What: All Issues : Making Government Work for Everyone, Not Just the Rich or Powerful : Right to Government Information : H.R. 1309 Legislation to amend the Freedom of Information Act/On the motion to suspend the rules and pass (2007 house Roll Call 144)
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H.R. 1309 Legislation to amend the Freedom of Information Act/On the motion to suspend the rules and pass
house Roll Call 144     Mar 14, 2007
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This bill represented the most comprehensive reform of the nation's freedom of information laws in more than a decade. The 1966 Freedom of Information Act (FOIA) originally gave citizens a right to view the operations of their government in the open by granting access to documents and information from federal agencies. That system has been widely acknowledged to be broken, however, although up until this year there has not been a majority consensus in Congress as to how to move forward.

Many federal agencies are years and even decades behind in responding to FOIA requests, and the agencies' delays have left requestors with little other choice but costly litigation to get the information they seek. This bill -- sponsored by Reps. William Macy Clay (D-Mo.), Henry Waxman (D-Calif.) and Todd Platts (R-Pa.) -- aims to improve the efficiency of the FOIA system by streamlining the request and retrieval processes and implementing punitive measures as well as financial incentives for agency compliance.

Reforms include expanding the range of individuals and organizations eligible to receive information; enforcing a 20-day deadline for agencies to respond to FOIA requests; instituting tracking numbers for requests and status information as well as a public hotline to track requests; requiring agencies to issue reports on the number of denied requests; establishing an ombudsman's office to settle disputes so as to avert litigation; and giving requestors the right to recover attorney fees after successful litigation. The bill also reverses a 2001 order by then-Attorney General John Ashcroft that restricted public disclosure of information in cases with legal uncertainty, thus restoring FOIA's long-established "presumption of disclosure."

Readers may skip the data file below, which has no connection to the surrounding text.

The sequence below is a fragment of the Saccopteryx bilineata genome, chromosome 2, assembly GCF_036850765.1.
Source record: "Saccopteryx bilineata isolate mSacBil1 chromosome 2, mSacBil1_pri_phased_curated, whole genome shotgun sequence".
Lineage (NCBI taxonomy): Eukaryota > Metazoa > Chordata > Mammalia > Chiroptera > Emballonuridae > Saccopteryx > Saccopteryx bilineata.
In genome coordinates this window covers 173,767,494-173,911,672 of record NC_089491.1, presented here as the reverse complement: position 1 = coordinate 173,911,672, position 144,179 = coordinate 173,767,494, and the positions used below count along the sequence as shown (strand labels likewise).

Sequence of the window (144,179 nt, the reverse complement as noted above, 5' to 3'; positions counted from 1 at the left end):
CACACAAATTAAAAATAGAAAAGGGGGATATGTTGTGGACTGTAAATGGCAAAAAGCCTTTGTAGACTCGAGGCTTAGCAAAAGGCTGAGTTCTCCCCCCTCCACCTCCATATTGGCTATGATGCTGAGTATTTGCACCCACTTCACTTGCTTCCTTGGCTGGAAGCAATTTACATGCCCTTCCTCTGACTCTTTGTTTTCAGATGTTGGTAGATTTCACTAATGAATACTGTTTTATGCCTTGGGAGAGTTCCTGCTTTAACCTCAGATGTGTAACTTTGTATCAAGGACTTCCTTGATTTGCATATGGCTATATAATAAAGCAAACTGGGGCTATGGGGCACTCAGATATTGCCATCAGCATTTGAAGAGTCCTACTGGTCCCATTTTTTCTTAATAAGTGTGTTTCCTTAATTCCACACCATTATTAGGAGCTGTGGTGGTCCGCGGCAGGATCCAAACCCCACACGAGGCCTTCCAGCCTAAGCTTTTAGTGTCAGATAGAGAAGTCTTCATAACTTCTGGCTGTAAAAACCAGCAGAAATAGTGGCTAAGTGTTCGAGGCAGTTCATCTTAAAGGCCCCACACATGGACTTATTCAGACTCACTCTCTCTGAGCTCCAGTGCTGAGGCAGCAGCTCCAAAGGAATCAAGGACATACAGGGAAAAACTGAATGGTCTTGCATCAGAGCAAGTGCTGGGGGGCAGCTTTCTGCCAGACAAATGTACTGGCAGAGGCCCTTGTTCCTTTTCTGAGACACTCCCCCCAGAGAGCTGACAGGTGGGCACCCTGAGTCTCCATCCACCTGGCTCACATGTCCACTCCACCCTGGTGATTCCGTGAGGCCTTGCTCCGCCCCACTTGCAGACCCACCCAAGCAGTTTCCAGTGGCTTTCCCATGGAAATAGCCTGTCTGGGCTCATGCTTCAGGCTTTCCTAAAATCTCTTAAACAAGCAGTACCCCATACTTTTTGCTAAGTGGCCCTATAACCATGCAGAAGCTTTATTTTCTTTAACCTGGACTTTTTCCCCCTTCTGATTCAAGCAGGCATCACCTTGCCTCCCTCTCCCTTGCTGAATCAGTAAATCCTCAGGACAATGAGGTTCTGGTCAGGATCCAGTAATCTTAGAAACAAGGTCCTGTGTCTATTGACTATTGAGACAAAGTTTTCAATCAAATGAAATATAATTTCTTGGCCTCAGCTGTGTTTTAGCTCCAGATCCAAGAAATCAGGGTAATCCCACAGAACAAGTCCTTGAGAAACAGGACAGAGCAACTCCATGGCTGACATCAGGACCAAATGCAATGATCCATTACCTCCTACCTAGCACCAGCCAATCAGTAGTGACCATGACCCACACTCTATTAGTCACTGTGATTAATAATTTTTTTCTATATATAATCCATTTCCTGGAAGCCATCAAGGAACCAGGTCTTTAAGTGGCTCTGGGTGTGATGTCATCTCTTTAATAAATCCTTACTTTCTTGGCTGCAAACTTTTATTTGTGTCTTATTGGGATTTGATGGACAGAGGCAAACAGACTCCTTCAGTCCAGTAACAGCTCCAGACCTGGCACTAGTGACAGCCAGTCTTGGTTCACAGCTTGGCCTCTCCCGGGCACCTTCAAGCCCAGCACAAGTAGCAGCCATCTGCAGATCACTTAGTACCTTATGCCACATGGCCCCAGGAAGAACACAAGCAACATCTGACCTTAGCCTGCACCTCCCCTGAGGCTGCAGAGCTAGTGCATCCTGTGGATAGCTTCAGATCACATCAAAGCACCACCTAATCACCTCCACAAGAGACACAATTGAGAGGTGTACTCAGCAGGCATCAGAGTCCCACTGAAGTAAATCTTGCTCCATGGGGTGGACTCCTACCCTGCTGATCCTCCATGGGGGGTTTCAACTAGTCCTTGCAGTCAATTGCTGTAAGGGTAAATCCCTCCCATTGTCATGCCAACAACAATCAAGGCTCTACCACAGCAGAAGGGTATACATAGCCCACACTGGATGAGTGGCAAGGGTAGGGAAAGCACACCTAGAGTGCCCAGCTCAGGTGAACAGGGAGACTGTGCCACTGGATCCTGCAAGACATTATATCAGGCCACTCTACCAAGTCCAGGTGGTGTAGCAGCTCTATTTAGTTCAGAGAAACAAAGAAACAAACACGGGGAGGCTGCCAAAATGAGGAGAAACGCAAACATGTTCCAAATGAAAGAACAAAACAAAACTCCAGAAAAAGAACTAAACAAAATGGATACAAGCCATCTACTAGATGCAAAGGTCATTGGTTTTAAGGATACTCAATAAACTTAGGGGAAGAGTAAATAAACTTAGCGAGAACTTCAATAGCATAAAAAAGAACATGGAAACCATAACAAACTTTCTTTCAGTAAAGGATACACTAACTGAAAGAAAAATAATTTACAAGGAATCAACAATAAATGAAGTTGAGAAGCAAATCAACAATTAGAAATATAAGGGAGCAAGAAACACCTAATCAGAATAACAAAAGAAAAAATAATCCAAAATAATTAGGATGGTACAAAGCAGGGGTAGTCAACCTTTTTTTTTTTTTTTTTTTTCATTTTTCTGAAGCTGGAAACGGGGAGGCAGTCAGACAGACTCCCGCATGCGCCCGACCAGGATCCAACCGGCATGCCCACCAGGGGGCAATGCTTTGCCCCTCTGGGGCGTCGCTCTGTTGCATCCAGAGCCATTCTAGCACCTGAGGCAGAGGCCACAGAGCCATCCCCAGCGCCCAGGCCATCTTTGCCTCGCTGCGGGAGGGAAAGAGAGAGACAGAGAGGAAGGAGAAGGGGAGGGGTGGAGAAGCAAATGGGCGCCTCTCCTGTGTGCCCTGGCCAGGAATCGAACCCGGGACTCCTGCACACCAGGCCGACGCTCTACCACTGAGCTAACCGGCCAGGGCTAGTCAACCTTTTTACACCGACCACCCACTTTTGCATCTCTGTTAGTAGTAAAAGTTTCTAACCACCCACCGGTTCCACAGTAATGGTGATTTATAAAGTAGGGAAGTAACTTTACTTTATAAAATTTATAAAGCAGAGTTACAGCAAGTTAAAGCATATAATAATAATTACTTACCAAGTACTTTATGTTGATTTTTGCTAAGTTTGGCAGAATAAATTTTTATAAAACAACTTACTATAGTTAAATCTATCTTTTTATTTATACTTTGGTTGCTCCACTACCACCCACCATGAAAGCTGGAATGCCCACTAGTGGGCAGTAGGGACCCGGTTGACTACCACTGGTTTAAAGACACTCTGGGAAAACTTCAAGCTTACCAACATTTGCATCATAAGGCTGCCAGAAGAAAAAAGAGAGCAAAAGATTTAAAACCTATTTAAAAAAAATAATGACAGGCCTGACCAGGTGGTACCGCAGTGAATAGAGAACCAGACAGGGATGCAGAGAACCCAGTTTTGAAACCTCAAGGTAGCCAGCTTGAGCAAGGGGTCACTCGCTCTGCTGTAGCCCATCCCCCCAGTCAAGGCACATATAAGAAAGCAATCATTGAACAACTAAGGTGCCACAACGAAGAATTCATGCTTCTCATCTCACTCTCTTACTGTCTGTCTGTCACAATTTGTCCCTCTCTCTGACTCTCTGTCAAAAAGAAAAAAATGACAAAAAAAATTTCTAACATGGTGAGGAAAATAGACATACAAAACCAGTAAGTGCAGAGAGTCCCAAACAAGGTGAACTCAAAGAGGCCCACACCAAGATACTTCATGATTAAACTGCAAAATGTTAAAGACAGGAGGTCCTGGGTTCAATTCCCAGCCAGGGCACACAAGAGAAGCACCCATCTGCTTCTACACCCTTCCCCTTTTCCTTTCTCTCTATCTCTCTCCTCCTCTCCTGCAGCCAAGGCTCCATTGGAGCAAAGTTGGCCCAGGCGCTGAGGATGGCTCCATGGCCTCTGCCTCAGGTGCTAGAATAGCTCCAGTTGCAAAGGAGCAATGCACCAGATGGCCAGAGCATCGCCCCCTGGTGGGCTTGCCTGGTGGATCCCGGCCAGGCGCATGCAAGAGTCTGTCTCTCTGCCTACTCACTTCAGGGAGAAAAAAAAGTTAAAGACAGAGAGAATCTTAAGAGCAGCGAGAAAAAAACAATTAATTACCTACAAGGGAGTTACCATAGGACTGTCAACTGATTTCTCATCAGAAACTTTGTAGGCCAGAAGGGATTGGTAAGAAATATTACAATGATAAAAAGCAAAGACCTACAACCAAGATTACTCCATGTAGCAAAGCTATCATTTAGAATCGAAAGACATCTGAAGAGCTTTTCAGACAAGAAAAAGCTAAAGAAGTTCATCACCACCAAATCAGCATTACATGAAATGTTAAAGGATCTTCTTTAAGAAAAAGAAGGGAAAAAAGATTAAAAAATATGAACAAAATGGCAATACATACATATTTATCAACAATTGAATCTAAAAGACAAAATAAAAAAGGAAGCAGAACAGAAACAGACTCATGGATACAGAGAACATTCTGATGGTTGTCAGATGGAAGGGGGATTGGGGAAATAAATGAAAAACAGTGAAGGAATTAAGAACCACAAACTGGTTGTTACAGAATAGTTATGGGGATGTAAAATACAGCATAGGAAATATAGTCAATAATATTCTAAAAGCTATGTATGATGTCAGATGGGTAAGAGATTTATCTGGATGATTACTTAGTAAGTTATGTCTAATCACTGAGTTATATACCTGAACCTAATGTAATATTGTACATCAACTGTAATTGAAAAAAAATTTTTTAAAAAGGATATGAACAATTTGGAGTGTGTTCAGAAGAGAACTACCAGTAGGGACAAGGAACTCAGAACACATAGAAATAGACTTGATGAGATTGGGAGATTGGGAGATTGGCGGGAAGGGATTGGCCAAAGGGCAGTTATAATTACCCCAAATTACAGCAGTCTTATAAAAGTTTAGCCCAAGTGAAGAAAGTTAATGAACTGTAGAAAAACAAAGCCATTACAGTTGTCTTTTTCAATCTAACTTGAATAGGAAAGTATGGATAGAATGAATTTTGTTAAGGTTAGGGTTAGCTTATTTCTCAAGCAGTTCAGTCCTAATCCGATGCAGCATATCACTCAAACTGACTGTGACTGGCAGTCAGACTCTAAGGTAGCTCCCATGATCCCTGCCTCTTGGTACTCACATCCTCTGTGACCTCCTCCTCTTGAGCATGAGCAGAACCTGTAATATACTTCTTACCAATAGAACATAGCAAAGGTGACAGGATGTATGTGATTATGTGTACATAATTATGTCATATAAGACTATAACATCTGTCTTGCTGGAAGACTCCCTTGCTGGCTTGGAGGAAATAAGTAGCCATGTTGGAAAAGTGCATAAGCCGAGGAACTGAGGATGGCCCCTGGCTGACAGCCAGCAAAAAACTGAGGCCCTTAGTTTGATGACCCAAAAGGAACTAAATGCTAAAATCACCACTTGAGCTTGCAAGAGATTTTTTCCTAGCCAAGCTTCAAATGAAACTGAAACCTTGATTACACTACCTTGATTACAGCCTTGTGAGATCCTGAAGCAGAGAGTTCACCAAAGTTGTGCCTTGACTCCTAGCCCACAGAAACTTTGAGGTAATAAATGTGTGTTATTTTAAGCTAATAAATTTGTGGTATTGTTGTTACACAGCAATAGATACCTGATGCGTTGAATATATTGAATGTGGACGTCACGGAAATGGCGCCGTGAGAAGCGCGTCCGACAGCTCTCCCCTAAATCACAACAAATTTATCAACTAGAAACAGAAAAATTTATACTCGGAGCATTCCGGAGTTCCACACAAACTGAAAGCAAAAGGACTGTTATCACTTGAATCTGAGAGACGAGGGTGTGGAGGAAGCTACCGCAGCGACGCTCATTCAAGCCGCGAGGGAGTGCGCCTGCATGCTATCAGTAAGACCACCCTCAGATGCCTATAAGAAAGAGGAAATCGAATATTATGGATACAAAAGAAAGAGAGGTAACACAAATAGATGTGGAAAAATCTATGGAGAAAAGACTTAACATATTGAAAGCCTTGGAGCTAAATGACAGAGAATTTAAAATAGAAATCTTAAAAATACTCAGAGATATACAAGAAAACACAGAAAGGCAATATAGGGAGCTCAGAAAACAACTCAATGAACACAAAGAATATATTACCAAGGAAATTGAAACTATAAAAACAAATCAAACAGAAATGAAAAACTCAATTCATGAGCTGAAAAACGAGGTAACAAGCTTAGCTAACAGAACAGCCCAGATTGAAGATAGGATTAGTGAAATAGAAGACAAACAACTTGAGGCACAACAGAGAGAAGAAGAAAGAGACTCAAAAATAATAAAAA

The White House expressed opposition to the bill, saying that it was "premature and counterproductive" to put new requirements on federal agencies until they have a chance to implement changes the president made in an executive order a year an a half ago. Some Republicans also expressed concerns about the potential of disclosing information that related to national security.

The bill was taken up by a procedure known as a suspension of the rules, basically a time-saving method used for relatively noncontroversial legislation that is all but assured of passage. Suspending the rules means that the measure is not amendable and debate is limited to forty minutes on each side. (Although bills brought up under suspension are by definition not amendable, a motion to suspend the rules may propose passage of the measure in an amended form, as this motion did.) Bills taken up under suspension of the normal House rules require a two-thirds majority for passage.

The measure passed with the support of all 228 Democrats present as well as 80 Republicans; 117 Republicans voted against it. Thus, a measure to reform the Freedom of Information Act to expand the range of individuals and organizations eligible to receive information, improve the responsiveness of federal agencies, and institute measures to require executive branch compliance was sent to the Senate.

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